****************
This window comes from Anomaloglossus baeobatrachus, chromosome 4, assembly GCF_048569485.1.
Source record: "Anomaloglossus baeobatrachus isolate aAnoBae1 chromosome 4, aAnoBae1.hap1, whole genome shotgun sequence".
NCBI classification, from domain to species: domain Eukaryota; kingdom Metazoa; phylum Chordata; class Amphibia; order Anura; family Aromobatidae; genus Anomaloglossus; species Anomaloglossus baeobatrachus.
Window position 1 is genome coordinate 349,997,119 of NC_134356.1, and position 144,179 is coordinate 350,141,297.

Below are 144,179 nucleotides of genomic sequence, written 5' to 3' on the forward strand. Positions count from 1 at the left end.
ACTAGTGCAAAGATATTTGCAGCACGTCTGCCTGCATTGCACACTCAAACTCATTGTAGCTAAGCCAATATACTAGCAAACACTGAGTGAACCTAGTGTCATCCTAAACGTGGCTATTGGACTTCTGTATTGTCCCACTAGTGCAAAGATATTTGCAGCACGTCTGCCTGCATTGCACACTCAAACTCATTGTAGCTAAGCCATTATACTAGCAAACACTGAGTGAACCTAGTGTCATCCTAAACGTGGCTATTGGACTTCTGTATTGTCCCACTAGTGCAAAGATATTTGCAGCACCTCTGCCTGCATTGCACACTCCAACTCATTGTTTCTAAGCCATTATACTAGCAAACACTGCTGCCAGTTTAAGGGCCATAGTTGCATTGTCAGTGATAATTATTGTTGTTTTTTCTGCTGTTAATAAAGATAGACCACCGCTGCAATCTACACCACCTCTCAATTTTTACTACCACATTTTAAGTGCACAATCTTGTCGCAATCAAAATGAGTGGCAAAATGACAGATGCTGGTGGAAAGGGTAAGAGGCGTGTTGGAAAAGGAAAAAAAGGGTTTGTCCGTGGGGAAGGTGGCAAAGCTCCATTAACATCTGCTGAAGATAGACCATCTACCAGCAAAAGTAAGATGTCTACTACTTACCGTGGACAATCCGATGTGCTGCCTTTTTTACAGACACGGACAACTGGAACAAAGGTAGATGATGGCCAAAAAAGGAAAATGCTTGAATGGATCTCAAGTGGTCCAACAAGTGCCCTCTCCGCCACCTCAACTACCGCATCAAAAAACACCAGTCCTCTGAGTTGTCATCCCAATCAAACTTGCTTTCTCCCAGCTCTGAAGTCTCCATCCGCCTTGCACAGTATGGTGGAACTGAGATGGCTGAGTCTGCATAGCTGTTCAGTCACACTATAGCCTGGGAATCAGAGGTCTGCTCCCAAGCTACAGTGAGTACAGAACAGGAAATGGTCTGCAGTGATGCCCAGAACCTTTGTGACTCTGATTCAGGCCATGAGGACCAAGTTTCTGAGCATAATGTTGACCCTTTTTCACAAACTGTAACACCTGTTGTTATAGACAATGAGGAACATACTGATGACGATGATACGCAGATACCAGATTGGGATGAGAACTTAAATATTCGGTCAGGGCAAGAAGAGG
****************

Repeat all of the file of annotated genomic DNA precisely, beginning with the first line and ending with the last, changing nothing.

This window comes from Anomaloglossus baeobatrachus, chromosome 4, assembly GCF_048569485.1.
Source record: "Anomaloglossus baeobatrachus isolate aAnoBae1 chromosome 4, aAnoBae1.hap1, whole genome shotgun sequence".
NCBI classification, from domain to species: domain Eukaryota; kingdom Metazoa; phylum Chordata; class Amphibia; order Anura; family Aromobatidae; genus Anomaloglossus; species Anomaloglossus baeobatrachus.
Window position 1 is genome coordinate 349,997,119 of NC_134356.1, and position 144,179 is coordinate 350,141,297.

Below are 144,179 nucleotides of genomic sequence, written 5' to 3' on the forward strand. Positions count from 1 at the left end.
ACTAGTGCAAAGATATTTGCAGCACGTCTGCCTGCATTGCACACTCAAACTCATTGTAGCTAAGCCAATATACTAGCAAACACTGAGTGAACCTAGTGTCATCCTAAACGTGGCTATTGGACTTCTGTATTGTCCCACTAGTGCAAAGATATTTGCAGCACGTCTGCCTGCATTGCACACTCAAACTCATTGTAGCTAAGCCATTATACTAGCAAACACTGAGTGAACCTAGTGTCATCCTAAACGTGGCTATTGGACTTCTGTATTGTCCCACTAGTGCAAAGATATTTGCAGCACCTCTGCCTGCATTGCACACTCCAACTCATTGTTTCTAAGCCATTATACTAGCAAACACTGCTGCCAGTTTAAGGGCCATAGTTGCATTGTCAGTGATAATTATTGTTGTTTTTTCTGCTGTTAATAAAGATAGACCACCGCTGCAATCTACACCACCTCTCAATTTTTACTACCACATTTTAAGTGCACAATCTTGTCGCAATCAAAATGAGTGGCAAAATGACAGATGCTGGTGGAAAGGGTAAGAGGCGTGTTGGAAAAGGAAAAAAAGGGTTTGTCCGTGGGGAAGGTGGCAAAGCTCCATTAACATCTGCTGAAGATAGACCATCTACCAGCAAAAGTAAGATGTCTACTACTTACCGTGGACAATCCGATGTGCTGCCTTTTTTACAGACACGGACAACTGGAACAAAGGTAGATGATGGCCAAAAAAGGAAAATGCTTGAATGGATCTCAAGTGGTCCAACAAGTGCCCTCTCCGCCACCTCAACTACCGCATCAAAAAACACCAGTCCTCTGAGTTGTCATCCCAATCAAACTTGCTTTCTCCCAGCTCTGAAGTCTCCATCCGCCTTGCACAGTATGGTGGAACTGAGATGGCTGAGTCTGCATAGCTGTTCAGTCACACTATAGCCTGGGAATCAGAGGTCTGCTCCCAAGCTACAGTGAGTACAGAACAGGAAATGGTCTGCAGTGATGCCCAGAACCTTTGTGACTCTGATTCAGGCCATGAGGACCAAGTTTCTGAGCATAATGTTGACCCTTTTTCACAAACTGTAACACCTGTTGTTATAGACAATGAGGAACATACTGATGACGATGATACGCAGATACCAGATTGGGATGAGAACTTAAATATTCGGTCAGGGCAAGAAGAGG